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Ben Coxworth

The Desktop Jellyfish Tank is an aquarium designed specifically for the keeping of jellyfi...

Jellyfish are definitely fascinating creatures, that are almost hypnotizing to watch ... you could say, they’re the lava lamps of the animal kingdom. Unfortunately for aquarists, however, they also can’t be kept in a regular aquarium, as they’ll get sucked into the water filtration intakes. That’s why Duke University Biology and Environmental Science alumnus Alex Andon started experimenting with adapting regular aquaria to make them jellyfish-friendly. After having some success with selling these converted tanks online, he decided to start making them from scratch. His San Francisco company, Jellyfish Art, is now marketing them as the Desktop Jellyfish Tank.  Read More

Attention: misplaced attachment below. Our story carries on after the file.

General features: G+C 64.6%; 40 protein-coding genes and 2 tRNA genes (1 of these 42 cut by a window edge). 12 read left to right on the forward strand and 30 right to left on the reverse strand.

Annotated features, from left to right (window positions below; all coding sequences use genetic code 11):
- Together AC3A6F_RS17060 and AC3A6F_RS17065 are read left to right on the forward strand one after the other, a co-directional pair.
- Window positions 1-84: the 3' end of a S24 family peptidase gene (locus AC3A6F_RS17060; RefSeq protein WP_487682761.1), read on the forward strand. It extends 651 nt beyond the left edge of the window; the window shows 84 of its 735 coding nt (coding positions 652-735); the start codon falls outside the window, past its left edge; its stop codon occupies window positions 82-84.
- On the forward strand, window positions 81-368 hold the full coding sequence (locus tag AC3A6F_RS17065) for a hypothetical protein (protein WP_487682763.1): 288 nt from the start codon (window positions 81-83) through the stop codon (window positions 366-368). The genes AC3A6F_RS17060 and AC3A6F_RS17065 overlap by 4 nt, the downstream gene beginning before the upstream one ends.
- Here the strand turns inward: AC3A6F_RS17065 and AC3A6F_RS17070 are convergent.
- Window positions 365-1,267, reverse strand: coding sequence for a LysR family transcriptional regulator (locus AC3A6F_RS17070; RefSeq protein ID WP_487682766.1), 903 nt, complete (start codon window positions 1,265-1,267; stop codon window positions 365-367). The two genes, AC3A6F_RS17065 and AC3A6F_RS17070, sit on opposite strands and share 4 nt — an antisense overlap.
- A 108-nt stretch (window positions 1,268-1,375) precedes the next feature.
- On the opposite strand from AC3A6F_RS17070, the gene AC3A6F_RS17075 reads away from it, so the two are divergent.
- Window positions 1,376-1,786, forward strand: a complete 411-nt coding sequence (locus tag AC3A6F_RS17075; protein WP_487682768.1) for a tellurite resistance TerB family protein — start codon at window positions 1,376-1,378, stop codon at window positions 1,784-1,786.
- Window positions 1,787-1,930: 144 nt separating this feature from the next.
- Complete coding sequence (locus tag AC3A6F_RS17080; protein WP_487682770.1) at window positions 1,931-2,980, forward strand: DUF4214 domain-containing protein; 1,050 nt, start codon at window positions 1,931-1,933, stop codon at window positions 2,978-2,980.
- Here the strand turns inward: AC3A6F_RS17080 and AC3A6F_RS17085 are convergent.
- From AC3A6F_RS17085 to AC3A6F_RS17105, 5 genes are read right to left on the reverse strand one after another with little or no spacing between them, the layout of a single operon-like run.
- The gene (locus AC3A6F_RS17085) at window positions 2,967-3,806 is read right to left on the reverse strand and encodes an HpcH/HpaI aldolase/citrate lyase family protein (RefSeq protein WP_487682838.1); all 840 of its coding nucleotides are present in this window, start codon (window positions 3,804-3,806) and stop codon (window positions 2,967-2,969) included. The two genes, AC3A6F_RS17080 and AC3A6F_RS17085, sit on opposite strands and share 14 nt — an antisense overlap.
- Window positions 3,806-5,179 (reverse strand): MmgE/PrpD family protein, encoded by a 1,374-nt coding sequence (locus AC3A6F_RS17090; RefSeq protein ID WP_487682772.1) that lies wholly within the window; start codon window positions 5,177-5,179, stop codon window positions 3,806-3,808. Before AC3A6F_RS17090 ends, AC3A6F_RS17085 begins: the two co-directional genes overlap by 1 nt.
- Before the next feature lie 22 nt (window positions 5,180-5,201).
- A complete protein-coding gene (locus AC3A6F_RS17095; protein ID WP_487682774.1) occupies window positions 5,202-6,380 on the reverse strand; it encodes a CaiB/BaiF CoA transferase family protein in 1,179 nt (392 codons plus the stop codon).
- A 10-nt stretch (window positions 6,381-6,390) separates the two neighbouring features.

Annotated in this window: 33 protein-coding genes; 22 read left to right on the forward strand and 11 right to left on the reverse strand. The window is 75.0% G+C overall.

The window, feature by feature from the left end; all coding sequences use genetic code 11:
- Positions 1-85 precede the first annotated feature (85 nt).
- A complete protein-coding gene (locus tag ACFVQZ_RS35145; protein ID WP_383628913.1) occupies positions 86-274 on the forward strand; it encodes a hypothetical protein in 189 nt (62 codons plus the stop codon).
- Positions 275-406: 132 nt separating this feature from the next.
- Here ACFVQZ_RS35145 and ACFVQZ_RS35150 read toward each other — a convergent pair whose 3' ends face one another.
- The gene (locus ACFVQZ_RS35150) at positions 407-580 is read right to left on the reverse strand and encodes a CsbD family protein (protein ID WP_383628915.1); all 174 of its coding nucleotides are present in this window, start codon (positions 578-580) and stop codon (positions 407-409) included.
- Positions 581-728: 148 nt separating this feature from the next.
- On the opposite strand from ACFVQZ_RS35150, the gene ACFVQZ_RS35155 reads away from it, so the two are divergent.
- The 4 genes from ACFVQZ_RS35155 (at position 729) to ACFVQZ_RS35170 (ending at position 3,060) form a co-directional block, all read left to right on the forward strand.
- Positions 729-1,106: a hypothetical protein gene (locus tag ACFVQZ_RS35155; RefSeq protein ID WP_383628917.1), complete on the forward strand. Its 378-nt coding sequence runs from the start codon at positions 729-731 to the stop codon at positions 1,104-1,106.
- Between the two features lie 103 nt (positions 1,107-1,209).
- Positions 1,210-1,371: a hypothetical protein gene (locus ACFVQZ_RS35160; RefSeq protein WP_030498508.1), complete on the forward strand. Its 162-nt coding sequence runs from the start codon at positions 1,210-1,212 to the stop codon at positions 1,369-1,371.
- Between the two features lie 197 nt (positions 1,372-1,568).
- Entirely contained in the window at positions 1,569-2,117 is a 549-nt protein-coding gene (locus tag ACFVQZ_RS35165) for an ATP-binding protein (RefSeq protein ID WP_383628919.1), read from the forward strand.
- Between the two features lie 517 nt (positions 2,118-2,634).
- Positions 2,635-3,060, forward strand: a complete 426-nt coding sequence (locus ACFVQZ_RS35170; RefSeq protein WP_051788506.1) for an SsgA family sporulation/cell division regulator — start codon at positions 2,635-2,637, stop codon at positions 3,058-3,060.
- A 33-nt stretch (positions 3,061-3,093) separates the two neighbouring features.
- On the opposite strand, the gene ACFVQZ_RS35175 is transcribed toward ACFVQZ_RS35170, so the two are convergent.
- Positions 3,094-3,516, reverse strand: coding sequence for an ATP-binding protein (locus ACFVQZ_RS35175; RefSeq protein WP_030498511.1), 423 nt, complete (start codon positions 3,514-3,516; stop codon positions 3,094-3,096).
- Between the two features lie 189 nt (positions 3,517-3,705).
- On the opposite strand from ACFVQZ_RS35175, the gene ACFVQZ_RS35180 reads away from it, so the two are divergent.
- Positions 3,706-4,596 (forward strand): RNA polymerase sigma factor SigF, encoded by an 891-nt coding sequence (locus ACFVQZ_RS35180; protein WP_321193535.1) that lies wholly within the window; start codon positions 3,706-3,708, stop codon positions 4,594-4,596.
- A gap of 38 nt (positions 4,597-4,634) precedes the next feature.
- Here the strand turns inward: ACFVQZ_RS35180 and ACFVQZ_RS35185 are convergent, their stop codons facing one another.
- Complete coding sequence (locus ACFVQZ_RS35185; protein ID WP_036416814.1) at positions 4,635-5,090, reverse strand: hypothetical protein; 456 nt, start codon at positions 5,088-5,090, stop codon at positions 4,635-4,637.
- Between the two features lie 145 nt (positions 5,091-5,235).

Paul's Duplex lever allows disabled cyclists to activate both brakes with one hand

While commuter bicycles can generally get by with a rear-wheel-only coaster brake, mountain and cyclocross bikes require both front and rear brakes – along with the hand levers used to activate them. Although this doesn’t pose much of a challenge for most riders, it does for those who only have the use of one hand. One possible solution is to use a system that joins both brake cables to one common end, which then goes into a conventional lever. Another solution, however, is to use Paul Component Engineering’s dual-cable Duplex lever.  Read More

Air Swimmers are remote-control model fish, that swim through the air